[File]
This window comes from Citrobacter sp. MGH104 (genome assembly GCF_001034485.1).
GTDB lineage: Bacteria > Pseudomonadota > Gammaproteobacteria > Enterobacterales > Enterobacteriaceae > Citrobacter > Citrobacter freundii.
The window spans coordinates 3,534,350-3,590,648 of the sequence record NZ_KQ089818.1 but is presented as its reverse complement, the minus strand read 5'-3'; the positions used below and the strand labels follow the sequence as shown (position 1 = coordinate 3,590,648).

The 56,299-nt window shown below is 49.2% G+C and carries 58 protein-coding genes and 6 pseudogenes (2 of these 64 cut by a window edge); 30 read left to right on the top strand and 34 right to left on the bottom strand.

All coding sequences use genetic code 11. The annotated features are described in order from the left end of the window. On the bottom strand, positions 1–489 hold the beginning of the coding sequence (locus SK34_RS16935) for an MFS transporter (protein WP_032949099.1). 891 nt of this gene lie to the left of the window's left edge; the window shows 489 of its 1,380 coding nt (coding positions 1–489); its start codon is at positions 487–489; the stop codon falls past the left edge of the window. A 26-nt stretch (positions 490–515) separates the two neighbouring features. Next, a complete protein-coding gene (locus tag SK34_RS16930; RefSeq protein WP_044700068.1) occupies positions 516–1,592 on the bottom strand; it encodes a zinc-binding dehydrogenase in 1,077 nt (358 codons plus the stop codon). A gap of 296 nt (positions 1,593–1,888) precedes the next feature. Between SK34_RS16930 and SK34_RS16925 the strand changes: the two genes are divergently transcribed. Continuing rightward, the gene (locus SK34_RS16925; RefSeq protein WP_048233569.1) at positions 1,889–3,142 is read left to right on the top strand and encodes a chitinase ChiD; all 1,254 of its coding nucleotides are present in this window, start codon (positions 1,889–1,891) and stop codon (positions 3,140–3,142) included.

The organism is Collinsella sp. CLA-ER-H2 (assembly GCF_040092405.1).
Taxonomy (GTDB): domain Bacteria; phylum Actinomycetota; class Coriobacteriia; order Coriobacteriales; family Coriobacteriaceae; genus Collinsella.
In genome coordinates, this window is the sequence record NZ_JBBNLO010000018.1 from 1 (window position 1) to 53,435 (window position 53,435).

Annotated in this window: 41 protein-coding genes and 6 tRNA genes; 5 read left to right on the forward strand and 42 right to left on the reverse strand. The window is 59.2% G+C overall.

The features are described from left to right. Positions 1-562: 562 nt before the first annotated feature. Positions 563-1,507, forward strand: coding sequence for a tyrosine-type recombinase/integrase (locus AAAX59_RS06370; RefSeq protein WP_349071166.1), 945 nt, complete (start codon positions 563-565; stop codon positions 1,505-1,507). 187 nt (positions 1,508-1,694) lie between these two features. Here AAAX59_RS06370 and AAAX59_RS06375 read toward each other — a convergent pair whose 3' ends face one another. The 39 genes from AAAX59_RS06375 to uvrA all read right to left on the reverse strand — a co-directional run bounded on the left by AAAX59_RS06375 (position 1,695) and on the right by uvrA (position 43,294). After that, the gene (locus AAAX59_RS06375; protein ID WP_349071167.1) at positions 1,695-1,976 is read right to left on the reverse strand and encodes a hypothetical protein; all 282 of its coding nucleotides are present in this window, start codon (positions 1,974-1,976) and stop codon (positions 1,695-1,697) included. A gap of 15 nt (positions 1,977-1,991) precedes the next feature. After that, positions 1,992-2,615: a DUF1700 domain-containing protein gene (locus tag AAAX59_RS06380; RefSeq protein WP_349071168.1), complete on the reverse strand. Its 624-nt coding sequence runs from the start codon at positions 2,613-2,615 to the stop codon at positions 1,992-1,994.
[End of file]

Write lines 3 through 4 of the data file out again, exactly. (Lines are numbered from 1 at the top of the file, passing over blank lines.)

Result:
The window spans coordinates 3,534,350-3,590,648 of the sequence record NZ_KQ089818.1 but is presented as its reverse complement, the minus strand read 5'-3'; the positions used below and the strand labels follow the sequence as shown (position 1 = coordinate 3,590,648).

The 56,299-nt window shown below is 49.2% G+C and carries 58 protein-coding genes and 6 pseudogenes (2 of these 64 cut by a window edge); 30 read left to right on the top strand and 34 right to left on the bottom strand.